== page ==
The increasing importance of artificial intelligence (AI) requires a careful analysis of the current legal framework in Switzerland. With the postulate “Legal situation AI – clarify uncertainties, promote innovation”, Marcel Dobler, FDP National Councillor and Vice-President of digitalswitzerland, calls on the Federal Council to examine whether the current legal system and its principles do justice to developments in the field of new technologies and to identify uncertainties.
Building on this analysis, the federal council shall examine whether a strategy based on an opportunity-risk analysis needs to be devised by a group of experts from business, science and NGOs. If necessary, a concept on the need for legislative action should be developed, in which priorities, timetable and resources are defined.
Switzerland has already taken important steps to recognise and respond to the importance of AI. These include the Confederation’s guidelines on AI, the Digital Switzerland Strategy, the report of the Interdepartmental Working Group on Artificial Intelligence (IDAG AI), the Federal Statistical Office’ Competence Network on Artificial Intelligence (CNAI), as well as the engagement in the Council of Europe’s Committee on Artificial Intelligence (CAI) for binding guidelines within the members of the Council of Europe. Nevertheless, Switzerland has so far refrained from passing its own AI law and has remained true to the approach of “as much as necessary, as little as possible” as well as technology-neutral formulations of the laws. However, Braun Binder et al. (2021) show in their article “Künstliche Intelligenz: Handlungsbedarf im Schweizer Recht” (EN: Artificial Intelligence – Need for Action in Swiss Law) that on closer inspection, due to the technology-neutral approach, selective adjustments are needed in Switzerland.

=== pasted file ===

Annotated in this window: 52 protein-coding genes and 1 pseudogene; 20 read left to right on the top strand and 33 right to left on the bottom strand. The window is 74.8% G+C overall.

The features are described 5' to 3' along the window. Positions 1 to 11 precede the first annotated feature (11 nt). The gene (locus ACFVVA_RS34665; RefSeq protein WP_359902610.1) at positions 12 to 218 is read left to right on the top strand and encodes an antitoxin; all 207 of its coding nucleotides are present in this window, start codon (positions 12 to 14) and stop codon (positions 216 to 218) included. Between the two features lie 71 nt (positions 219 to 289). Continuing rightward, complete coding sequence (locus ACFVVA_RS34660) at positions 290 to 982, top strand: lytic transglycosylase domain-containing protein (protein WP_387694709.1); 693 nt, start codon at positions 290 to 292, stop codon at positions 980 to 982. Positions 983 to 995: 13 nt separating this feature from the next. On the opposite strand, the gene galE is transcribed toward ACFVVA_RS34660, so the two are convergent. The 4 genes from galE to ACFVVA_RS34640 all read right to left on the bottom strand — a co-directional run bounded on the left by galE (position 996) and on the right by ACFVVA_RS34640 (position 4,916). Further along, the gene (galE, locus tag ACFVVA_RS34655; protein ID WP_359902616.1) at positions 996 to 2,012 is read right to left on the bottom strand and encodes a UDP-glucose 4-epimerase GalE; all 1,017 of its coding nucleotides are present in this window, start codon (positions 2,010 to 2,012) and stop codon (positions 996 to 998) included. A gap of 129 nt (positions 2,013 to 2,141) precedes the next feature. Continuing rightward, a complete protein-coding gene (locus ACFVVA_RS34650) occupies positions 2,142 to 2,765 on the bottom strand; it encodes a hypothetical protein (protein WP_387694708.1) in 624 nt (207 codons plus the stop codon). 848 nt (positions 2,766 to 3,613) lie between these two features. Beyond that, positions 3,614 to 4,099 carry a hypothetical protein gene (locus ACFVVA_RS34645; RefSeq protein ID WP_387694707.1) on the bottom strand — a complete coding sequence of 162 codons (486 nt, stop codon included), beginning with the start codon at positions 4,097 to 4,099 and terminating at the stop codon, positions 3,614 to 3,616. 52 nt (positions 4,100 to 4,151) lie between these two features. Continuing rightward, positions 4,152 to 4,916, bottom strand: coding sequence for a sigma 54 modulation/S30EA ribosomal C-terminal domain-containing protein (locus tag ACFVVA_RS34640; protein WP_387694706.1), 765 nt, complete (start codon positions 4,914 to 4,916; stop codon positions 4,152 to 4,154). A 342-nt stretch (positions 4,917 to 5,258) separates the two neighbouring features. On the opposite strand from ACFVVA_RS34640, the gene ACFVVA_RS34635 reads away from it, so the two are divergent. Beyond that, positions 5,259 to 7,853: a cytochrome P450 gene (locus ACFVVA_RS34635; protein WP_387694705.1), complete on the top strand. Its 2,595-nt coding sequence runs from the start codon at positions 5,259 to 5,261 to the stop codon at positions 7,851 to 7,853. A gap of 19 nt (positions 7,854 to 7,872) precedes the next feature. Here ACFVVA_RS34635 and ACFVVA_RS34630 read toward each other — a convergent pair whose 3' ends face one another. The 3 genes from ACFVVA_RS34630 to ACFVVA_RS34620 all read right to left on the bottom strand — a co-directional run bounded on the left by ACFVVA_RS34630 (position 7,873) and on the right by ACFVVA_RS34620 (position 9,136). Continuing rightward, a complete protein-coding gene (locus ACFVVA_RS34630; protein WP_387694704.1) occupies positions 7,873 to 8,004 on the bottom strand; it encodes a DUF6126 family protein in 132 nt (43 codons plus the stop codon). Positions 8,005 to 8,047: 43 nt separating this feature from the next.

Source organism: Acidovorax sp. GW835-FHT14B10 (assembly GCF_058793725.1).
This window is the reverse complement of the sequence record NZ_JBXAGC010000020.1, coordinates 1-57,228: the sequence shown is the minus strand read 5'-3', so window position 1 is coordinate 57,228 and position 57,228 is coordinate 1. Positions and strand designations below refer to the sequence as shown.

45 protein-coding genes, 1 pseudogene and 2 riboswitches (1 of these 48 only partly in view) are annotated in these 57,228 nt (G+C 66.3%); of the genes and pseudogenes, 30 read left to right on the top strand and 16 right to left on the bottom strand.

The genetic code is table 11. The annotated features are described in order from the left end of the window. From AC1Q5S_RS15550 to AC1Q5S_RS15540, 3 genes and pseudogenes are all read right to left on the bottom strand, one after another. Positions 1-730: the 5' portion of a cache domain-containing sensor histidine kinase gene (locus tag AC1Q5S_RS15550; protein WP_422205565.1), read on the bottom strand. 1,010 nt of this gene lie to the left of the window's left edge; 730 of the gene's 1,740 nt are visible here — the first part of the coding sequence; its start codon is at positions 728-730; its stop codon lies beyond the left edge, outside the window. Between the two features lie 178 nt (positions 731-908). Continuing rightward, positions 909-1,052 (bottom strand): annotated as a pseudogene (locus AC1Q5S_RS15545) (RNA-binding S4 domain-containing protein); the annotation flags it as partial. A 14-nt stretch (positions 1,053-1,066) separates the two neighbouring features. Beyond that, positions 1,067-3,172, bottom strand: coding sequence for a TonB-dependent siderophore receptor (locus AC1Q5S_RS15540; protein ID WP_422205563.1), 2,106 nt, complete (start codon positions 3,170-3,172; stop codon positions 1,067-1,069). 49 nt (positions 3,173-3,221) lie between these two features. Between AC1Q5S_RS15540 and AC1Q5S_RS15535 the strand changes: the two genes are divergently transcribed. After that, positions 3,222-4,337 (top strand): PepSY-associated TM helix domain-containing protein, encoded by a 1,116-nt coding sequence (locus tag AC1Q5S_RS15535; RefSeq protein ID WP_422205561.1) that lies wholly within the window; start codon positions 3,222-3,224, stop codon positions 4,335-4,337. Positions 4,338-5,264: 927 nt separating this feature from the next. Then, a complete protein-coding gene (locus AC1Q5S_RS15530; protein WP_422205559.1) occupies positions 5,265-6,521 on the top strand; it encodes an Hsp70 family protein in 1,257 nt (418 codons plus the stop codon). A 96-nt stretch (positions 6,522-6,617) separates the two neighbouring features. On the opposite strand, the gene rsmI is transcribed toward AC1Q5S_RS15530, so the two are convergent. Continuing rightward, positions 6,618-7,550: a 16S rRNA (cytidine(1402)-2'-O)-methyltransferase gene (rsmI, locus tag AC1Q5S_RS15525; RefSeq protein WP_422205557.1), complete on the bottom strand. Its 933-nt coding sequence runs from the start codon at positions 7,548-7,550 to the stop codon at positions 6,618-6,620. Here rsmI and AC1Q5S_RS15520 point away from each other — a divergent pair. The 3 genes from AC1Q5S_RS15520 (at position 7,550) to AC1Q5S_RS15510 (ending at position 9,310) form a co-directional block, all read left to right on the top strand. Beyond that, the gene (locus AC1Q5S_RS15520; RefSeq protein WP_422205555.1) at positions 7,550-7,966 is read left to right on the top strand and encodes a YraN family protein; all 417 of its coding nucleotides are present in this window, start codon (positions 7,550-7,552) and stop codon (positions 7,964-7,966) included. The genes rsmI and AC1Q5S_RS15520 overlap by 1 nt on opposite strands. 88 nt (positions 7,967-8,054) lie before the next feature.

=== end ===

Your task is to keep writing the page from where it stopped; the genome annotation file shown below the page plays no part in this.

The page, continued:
A selective adaptation of laws and ordinances is not far removed from reality. The DLT Act, which was passed by parliament in 2020 and fully enacted by the Federal Council in 2021, shows that a selective adaptation of the laws can bring about a flourishing innovation landscape for promising technologies that are even crucial for Switzerland. The DLT Act has ensured that Switzerland is still a leading global location for blockchain technologies.
Please find the full postulate in German.